Or better yet, finish high school, then start a business if you’re ready, or follow whatever passions you have. In parallel, enroll into a flexible college and do college the totally non-traditional way. Whatever you learn in business, or your hobbies, or courses, or life experience, just try and combine all those into your credits transcript at the flexible college. That’s one way to have your cake and eat it too!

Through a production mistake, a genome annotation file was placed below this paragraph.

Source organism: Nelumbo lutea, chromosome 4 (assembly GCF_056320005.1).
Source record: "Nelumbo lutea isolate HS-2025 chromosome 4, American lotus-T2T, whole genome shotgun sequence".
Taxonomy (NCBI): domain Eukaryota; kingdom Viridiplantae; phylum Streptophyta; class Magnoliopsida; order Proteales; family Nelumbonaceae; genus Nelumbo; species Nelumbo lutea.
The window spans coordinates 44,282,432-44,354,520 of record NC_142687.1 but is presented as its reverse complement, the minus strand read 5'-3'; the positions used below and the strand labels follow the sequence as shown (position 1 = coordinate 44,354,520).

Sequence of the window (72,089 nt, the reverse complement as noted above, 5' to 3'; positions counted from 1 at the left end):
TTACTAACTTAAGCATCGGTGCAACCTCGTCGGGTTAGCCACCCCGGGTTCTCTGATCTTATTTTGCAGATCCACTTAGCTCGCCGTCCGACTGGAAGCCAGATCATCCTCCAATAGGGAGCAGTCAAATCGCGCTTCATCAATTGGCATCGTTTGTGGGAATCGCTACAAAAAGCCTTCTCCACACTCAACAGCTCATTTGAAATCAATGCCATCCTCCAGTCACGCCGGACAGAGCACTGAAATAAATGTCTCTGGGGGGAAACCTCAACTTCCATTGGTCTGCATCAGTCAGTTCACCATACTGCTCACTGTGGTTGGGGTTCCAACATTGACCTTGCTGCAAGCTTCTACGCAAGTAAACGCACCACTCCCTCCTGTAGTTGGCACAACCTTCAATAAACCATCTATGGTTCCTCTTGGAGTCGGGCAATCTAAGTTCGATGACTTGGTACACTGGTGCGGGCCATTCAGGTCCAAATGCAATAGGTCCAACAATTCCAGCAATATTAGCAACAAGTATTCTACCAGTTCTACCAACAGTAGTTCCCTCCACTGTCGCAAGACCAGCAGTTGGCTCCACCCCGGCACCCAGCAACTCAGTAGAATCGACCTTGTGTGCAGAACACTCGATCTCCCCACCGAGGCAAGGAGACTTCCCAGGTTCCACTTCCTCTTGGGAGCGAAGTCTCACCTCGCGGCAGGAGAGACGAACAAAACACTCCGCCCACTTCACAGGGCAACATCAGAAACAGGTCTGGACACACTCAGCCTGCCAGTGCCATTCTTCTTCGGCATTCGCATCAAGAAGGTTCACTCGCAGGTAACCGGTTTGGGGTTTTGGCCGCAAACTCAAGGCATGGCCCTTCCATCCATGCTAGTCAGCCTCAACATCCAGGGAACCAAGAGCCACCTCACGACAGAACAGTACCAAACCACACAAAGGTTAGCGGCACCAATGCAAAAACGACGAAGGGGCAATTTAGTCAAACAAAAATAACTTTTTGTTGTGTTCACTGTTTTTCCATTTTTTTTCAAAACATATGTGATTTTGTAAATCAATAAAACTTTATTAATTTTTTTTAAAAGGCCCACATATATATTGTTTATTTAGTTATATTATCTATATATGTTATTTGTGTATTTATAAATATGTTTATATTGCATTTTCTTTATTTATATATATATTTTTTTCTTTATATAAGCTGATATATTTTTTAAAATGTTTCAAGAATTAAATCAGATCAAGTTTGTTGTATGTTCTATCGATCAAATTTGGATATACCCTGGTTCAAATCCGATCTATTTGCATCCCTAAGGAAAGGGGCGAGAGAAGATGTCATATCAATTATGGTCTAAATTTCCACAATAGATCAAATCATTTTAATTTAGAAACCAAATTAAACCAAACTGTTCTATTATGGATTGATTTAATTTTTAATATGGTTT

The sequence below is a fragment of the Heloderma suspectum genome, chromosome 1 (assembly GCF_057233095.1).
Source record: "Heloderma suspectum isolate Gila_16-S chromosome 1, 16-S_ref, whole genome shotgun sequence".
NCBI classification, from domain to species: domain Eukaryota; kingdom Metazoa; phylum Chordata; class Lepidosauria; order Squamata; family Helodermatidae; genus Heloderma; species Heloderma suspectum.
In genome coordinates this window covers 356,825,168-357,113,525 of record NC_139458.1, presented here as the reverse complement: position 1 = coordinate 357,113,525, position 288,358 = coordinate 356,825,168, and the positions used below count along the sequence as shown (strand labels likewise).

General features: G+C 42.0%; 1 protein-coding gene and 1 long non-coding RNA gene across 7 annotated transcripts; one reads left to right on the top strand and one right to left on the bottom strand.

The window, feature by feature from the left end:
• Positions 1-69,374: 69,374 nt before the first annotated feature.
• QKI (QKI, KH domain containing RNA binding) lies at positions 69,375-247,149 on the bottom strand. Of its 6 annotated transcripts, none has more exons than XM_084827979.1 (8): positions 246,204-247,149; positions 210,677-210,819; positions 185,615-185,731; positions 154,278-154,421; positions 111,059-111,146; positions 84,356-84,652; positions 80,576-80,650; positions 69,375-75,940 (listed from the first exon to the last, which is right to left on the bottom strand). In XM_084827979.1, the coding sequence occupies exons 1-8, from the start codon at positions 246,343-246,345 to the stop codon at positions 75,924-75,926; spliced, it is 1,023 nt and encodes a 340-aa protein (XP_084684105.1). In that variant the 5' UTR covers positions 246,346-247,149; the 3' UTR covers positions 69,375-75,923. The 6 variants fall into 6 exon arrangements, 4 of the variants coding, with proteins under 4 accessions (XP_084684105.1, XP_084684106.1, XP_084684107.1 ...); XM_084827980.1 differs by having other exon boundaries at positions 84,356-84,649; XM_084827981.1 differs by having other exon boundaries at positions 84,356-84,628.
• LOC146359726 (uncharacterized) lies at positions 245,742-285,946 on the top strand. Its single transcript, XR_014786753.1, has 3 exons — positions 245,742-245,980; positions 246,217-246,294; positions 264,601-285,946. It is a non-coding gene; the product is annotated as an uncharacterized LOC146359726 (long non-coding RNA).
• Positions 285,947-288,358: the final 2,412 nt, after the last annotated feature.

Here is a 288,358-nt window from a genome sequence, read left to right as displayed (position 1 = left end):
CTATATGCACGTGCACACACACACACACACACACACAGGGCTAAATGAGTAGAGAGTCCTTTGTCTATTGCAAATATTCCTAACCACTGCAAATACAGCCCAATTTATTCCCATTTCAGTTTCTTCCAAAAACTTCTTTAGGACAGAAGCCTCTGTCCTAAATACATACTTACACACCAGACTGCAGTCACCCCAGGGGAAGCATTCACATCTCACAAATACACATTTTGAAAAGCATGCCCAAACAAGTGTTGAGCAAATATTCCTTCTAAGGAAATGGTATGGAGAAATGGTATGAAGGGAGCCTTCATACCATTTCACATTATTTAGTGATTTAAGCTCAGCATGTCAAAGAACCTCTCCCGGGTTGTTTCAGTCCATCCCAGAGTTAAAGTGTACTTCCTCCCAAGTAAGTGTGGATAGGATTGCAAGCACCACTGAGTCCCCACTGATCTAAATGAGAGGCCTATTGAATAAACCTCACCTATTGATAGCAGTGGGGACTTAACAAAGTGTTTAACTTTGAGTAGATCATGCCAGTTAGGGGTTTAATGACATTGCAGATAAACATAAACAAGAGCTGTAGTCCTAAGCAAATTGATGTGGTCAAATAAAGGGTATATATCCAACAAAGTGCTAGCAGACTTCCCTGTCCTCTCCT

Then the question “Do you even need a college degree?” becomes irrelevant. Perhaps it is better to have a college degree, than to not have one. This is especially the case if you can spend much lesser money on it, and not have to waste years just studying for college and doing nothing else for years. Whatever you do in life just adds to credits that you can use towards your college degree! We at CollegeOnomics are here to guide you to quickly get to your US college degree completion, and for the least amount of money.